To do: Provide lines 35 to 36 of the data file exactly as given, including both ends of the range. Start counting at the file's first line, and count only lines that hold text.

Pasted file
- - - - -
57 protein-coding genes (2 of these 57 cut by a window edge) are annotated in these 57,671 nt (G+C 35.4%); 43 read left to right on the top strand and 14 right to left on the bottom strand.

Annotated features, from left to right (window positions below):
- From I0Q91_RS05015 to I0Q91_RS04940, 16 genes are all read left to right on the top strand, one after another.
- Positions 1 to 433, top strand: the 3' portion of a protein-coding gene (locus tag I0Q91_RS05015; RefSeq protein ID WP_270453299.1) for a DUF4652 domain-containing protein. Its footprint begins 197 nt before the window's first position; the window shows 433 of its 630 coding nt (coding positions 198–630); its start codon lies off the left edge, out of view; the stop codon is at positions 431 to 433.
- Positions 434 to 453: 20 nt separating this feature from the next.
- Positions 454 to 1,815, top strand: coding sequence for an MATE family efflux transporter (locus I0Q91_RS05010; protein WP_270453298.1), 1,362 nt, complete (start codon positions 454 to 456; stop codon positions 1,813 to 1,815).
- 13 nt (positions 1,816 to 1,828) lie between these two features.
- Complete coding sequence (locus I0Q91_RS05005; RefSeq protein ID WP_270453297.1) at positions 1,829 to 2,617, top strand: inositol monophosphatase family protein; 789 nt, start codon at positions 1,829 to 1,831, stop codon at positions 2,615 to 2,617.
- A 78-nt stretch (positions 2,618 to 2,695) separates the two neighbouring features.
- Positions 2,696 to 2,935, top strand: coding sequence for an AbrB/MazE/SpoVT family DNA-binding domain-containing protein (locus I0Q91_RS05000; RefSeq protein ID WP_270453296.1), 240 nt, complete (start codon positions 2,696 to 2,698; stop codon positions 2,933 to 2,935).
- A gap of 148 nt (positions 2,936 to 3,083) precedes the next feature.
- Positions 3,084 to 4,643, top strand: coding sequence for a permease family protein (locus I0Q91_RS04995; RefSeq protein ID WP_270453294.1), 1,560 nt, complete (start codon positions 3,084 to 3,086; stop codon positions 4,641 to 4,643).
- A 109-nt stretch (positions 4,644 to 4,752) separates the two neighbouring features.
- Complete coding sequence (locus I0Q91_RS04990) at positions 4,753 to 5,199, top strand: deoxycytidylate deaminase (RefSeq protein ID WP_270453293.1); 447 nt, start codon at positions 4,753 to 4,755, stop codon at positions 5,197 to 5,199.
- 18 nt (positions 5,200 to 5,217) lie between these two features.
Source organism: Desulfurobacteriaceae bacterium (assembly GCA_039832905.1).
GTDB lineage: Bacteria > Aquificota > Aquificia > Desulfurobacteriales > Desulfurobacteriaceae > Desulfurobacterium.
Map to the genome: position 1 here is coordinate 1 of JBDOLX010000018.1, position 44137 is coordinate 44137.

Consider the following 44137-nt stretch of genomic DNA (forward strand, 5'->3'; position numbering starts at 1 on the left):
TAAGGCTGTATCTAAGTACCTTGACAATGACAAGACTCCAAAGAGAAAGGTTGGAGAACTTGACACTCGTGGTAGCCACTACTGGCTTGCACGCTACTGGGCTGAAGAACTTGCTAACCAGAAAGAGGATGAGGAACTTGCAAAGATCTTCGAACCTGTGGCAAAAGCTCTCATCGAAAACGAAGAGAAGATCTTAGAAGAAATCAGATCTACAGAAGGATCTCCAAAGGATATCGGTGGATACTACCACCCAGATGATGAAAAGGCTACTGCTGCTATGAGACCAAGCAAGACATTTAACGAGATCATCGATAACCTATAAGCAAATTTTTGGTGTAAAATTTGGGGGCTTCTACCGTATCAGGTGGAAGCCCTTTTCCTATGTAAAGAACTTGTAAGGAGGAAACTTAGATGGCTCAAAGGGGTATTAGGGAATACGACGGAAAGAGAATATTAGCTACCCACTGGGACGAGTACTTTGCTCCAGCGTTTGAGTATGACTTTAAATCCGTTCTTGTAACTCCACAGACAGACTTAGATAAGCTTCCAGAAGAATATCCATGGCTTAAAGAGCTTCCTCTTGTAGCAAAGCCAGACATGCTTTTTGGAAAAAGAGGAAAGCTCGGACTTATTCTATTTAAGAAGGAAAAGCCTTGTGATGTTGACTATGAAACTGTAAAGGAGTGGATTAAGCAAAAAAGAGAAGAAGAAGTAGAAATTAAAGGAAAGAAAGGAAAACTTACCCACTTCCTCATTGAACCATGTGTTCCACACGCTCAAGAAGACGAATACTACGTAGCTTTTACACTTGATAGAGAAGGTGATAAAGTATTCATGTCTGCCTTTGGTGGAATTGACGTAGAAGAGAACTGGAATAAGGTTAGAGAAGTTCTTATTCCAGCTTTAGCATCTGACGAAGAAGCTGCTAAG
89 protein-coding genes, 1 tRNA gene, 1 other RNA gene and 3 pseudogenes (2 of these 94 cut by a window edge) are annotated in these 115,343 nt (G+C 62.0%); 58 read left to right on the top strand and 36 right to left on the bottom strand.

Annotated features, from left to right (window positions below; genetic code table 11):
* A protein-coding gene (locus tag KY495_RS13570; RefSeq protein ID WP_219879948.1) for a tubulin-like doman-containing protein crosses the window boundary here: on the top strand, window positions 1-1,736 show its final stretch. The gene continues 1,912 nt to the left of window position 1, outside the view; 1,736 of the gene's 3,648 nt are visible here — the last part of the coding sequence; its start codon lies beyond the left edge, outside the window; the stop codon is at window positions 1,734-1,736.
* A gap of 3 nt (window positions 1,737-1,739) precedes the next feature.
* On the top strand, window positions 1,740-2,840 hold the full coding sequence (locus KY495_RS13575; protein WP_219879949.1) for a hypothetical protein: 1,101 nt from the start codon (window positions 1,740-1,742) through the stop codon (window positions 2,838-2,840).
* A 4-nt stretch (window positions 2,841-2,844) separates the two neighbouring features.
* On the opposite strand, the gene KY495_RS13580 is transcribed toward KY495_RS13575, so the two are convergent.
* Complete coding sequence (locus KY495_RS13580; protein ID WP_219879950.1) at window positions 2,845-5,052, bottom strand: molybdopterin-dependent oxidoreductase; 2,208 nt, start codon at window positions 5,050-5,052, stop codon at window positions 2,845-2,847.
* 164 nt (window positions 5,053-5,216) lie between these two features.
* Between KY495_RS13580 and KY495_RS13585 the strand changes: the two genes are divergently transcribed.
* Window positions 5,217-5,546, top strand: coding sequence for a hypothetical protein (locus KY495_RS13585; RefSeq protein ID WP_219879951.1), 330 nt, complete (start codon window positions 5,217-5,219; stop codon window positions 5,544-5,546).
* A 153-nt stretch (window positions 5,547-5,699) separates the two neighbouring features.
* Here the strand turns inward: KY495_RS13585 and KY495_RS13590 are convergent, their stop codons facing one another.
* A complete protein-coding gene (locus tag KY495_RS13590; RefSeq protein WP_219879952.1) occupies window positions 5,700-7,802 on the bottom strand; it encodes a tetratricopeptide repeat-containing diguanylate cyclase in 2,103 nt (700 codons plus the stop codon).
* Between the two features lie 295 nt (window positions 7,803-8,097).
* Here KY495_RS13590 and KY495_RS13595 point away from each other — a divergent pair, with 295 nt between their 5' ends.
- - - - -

* Between the two features lie 295 nt (window positions 7,803-8,097).
* Here KY495_RS13590 and KY495_RS13595 point away from each other — a divergent pair, with 295 nt between their 5' ends.